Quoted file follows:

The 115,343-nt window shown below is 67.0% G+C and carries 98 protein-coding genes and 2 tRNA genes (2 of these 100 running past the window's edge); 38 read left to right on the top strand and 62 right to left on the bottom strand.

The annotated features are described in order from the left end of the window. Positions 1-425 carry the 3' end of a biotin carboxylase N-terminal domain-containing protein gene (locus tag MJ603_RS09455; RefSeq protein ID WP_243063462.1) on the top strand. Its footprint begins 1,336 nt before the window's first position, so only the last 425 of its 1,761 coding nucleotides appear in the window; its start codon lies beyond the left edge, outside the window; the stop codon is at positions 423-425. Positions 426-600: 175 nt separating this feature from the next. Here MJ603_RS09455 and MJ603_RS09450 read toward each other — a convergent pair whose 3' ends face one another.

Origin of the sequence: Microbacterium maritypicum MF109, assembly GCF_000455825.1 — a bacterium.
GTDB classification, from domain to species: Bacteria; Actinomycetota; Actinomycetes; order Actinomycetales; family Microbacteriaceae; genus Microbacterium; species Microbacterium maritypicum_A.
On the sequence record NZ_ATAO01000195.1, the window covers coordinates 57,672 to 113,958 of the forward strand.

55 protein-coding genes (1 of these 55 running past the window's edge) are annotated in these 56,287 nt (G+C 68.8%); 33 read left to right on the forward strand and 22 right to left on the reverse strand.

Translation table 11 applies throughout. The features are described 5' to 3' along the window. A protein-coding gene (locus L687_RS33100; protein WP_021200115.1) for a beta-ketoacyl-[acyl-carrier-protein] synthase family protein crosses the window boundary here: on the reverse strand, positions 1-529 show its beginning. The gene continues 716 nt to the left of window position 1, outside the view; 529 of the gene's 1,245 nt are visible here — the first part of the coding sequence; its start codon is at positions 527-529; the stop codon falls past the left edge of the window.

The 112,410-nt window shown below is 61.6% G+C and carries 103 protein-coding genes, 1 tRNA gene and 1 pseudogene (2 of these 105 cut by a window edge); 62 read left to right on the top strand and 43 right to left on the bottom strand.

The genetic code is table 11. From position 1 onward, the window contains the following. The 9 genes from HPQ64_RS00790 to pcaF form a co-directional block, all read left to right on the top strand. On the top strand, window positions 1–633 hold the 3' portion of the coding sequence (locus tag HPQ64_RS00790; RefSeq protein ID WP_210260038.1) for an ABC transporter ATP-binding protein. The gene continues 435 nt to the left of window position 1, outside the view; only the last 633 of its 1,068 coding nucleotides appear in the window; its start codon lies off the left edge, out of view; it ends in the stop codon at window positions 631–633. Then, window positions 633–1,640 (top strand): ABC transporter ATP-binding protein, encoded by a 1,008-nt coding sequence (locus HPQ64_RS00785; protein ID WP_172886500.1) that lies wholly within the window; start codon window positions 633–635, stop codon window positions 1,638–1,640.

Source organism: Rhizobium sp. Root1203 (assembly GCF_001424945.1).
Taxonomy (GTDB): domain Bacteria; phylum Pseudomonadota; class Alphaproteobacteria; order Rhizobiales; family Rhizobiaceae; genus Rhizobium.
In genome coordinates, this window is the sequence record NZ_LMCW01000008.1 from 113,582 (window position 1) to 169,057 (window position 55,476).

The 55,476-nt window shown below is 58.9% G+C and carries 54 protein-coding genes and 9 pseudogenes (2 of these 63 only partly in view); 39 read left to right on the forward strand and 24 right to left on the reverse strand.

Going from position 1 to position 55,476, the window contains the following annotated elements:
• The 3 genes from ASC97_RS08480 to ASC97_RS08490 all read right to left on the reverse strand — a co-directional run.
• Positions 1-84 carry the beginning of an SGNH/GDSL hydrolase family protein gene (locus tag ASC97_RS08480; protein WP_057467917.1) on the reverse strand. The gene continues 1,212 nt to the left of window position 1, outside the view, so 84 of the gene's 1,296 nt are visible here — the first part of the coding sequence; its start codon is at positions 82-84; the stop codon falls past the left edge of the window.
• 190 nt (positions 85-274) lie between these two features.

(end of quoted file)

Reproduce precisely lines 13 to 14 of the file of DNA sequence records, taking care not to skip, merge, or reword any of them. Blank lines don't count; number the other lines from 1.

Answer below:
The 55,476-nt window shown below is 58.9% G+C and carries 54 protein-coding genes and 9 pseudogenes (2 of these 63 only partly in view); 39 read left to right on the forward strand and 24 right to left on the reverse strand.

Going from position 1 to position 55,476, the window contains the following annotated elements: